The Japanese Foreign Ministry announced that it would provide Pakistan with $4.5 million in emergency grants to aid recovery from a prolonged drought. Humanitarian grants and loans are the only aid Japan is providing under the post-nuclear test sanctions.

4. Afghanistan

Ahmad Shah Masoud, Afghan military leader of the anti-Taliban United Front, said Pakistan was behind the latest Taliban offensives and warned Pakistan against continued meddling in the domestic affairs of Afghanistan.


Kashmir

1. Overview

The Hindu’s Frontline magazine carried analysis of the statements and agreements that concern the legal and historical disposition of Point 5353, a mountain peak that is located along the Line of Control separating India and Pakistan. The article argues that the Indian government has obscured the disposition of Point 5353, and that such obfuscation is dangerous to deterring Pakistani aggression.

Jammu and Kashmir Chief Minister Farooq Abdullah said conversion of the Line of Control into an international border was the only way to solve problems between India and Pakistan.

The Hindu’s Frontline magazine carried an assessment of the origins and nature of militant groups active in Jammu and Kashmir, written by Frontline lawyer and analyst AG Noorani. Noorani agues that armed militancy is central to the Jammu and Kashmir problem, having created a vicious cycle of alienation and violence. He concludes with a quote by French journalist Eric Rouleau: “If you want to forge a lasting peace, you have to negotiate with those who are firing on your soldiers; you don’t negotiate with those with no blood on their hands because they are irrelevant.”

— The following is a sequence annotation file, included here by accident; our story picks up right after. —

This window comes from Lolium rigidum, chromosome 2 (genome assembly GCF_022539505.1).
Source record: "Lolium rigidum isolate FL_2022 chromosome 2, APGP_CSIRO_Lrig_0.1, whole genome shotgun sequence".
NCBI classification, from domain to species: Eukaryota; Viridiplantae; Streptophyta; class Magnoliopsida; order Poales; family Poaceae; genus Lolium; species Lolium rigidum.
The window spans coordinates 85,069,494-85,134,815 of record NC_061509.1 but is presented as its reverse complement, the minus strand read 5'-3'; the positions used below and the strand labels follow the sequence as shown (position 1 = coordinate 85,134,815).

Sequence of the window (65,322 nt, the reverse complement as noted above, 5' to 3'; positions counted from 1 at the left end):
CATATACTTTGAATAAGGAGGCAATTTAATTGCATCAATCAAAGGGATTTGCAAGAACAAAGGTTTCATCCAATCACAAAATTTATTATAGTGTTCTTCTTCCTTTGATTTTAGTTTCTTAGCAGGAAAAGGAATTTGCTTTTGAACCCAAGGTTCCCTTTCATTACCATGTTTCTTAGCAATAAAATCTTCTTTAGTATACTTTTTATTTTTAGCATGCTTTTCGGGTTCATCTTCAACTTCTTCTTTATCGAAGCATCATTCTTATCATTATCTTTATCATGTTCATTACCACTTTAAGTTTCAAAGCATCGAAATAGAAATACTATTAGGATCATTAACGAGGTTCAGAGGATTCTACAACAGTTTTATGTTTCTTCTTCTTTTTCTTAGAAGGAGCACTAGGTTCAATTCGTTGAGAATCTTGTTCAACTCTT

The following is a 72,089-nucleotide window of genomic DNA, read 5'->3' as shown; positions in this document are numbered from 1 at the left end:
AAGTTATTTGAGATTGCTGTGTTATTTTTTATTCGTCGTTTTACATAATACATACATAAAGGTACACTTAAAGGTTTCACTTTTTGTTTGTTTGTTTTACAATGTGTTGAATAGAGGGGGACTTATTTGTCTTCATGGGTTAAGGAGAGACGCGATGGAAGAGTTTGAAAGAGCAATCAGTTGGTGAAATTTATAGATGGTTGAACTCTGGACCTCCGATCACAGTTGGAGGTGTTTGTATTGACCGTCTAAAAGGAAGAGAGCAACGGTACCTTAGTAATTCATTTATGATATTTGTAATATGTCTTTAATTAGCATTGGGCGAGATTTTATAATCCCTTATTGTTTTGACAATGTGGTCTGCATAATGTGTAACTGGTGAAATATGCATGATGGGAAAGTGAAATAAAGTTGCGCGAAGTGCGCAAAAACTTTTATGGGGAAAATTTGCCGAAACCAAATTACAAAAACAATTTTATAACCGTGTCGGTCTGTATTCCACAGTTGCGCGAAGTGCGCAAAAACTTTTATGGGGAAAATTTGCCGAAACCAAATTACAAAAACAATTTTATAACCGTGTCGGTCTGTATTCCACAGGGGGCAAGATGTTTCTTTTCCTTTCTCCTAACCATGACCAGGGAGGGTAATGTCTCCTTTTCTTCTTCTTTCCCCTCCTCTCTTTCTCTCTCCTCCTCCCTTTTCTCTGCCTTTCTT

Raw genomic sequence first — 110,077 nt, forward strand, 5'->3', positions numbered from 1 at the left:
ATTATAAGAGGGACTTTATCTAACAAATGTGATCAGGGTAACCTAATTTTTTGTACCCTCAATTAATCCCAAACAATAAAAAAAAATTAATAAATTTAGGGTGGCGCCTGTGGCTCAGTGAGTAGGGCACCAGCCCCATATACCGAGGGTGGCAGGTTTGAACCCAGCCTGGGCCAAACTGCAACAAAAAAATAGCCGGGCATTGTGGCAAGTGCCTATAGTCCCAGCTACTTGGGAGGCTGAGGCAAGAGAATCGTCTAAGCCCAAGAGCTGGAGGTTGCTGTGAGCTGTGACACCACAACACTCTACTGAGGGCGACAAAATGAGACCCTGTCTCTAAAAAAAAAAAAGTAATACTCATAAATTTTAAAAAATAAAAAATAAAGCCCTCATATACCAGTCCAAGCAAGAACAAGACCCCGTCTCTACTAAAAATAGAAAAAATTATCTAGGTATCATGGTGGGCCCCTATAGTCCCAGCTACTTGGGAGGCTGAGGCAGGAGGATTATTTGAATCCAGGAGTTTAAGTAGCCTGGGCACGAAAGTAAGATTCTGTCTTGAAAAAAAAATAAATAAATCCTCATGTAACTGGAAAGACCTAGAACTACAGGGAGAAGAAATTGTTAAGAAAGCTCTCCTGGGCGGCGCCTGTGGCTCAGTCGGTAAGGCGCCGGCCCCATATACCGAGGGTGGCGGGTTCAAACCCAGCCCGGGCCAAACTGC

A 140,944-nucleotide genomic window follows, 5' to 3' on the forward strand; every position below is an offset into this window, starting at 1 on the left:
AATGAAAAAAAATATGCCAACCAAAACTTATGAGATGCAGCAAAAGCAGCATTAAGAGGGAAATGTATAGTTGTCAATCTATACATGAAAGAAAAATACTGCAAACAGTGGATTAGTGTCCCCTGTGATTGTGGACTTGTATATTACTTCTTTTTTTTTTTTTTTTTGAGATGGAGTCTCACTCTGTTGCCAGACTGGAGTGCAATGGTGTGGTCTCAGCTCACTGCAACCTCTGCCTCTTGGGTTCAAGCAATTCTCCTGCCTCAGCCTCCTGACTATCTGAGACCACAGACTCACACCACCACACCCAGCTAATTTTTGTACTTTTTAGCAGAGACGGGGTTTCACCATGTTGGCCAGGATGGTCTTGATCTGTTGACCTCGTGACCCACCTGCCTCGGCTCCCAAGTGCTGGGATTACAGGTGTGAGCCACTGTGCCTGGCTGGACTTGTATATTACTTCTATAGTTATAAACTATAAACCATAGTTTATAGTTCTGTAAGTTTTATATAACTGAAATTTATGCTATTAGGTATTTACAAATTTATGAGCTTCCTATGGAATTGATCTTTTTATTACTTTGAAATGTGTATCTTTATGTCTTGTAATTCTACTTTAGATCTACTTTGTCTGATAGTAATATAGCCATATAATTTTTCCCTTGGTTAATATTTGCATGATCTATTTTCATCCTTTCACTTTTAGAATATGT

Outlook India conducted a poll of 581 people in Jammu and Kashmir as a follow up to a poll conducted in 1995. They found that those favoring a merger with Pakistan had declined, while those favoring autonomy under India had increased. They also found that 70% favored an end to Pakistan’s support for militancy, but as many as 40% were unaware of the autonomy resolution passed by the Jammu and Kashmir assembly.

2. Russian Diplomacy

Russian President Vladimir Putin made statements about the Russian position on the Kashmir issue, which did not significantly differ from the Indian government’s position. Putin said, “Kashmir has been the cause of tensions between India and Pakistan,” “Foreign interference should be stopped,” and resolution should be “on a bilateral basis through compromise.”